Tell Me How it Ends: An Essay in 40 Questions by Valeria Luiselli (Coffee House Press, 2017)
Reviewed by Rebecca Valley
In Tell Me How it Ends, novelist Valeria Luiselli sheds the cloak of fiction to write a different kind of narrative – one that, as the author’s daughter discovers, doesn’t have a neat ending. The book tackles Luiselli’s experience volunteering at an immigration court in New York City, where she translated the answers migrant children gave to the questions that stood between a return to their home country and the promise of a new life in the United States. Here, Luiselli examines the questions she asks these children, but also asks questions of her own – about how we view Mexican and Central American immigrants in the United States, about our own involvement in the gang violence that drove these children to travel thousands of miles on the back of freight train to a country they’d never seen before, about titles like “illegal alien” and “refugee,” and how skin color plays into who does and does not get to claim them. Beyond even its political message, though, Tell Me How It Ends asks interesting and evocative questions about how we create the narrative lens through which we see the world. In many ways, Luiselli’s book is a documentation of the way her own definition of what it means to be American (as an immigrant herself, and a woman of color) was ruptured by her experience translating the stories of migrant children. It is a book about the stories we are told and the ones we are not told; an account of the information we know about the immigration crisis in the United States, and the details that are, intentionally or unintentionally, left out.
Perhaps the strongest moments in Luiselli’s book are the ones in which she does the work of a fiction writer – that is, she reminds us of the humanity of the characters in this story. When writing about the fifth and sixth questions on her survey – “What countries did you pass through?” and “How did you travel here?” Luiselli teaches us a fragment of this narrative that, at least in my experience, had always been ignored:
“With a blend of pride and horror, most say ‘I came on La Bestia,’ which literally means ‘the beast’ and refers to the freight trains that cross Mexico, on top of which as many as half a million Central American migrants ride annually. There are no passenger services along the routes, so migrants have to ride atop the rail cards or in the recesses between them. Thousands have died or been gravely injured aboard La Bestia… the most minor oversight can be fatal…” (19)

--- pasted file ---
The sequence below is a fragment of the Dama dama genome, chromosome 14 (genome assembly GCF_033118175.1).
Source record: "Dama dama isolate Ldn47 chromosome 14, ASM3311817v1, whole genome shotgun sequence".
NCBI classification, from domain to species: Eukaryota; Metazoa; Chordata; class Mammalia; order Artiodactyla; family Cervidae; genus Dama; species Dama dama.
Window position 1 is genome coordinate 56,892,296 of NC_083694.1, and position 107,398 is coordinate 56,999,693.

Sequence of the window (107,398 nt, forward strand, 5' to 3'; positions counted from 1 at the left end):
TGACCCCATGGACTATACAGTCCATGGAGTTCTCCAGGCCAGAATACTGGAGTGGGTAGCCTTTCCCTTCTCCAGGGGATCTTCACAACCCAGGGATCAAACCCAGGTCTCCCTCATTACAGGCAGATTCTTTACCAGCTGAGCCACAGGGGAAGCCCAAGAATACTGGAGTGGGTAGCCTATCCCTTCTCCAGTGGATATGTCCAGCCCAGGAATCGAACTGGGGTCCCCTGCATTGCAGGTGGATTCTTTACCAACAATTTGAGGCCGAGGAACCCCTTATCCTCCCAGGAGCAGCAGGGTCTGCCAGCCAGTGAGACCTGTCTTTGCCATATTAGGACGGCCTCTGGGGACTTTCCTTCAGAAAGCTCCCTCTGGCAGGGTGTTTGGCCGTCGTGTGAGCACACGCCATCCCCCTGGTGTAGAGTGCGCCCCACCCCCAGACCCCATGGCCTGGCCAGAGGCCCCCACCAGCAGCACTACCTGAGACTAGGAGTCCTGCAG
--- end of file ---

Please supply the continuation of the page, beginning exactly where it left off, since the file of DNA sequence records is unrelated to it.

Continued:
The facts are accompanied by moments when Luiselli looks at her own children, asleep in their beds or the backseat of a moving car, and wonders if they would survive this kind of journey. These are the moments when Luiselli’s anger, which is pushes the text forward with the same ferocity of a bustling freight train, fades, and instead she marvels at the bravery and desperation of the people who arrive at our southern border. She writes “Children chase after life, even if that chase might end up killing them.” (19) and as Luiselli recounts the stories of specific children, there is both sadness and wonder. She reminds us that these journeys across the border are in fact a chase, not a wishful waltz toward a more promising life.
Luiselli also talks about the act of translating in this book – a subject which has always fascinated me, and which becomes even more important when the stories that are being translated mean the difference between life and death. It is a confusing and delicate practice, speaking for those who cannot speak for themselves. There is something intimate about the words we translate – they must move through our own mouths to come into the world in another language. The stories don’t belong to us, but we have touched them and worked them into their most perfect, alternate version. In this way they are both foreign and familiar, not unlike the people who arrive at the border, and about whom Luiselli writes. If you are American, who know parts of this story, the parts that newscasters and radio hosts have told you, but statistically it is unlikely that it’s your own story. With this book, Luiselli shows us that it is only when you take the words into your own mouth that it becomes possible to understand.
Luiselli makes it clear in Tell Me How It Ends that this is not a solution to a problem – only a way of coping and trying to understand it. She writes:
“Telling stories doesn’t solve anything, doesn’t reassemble broken lives. But perhaps it is a way of understanding the unthinkable. If a story haunts us, we keep telling it to ourselves, replaying it in silence while we shower, while we walk alone down streets, or in our moments of insomnia.” (69-70)
Tell Me How it Ends is a short, but powerful book – a translation of headlines into something more specific, more troubling, more beautiful. It is worth reading not only because it provides insight into a crisis that continues to dramatically impact the social and political climate of the United States, but because it offers stories rarely told, and which deserve to be heard.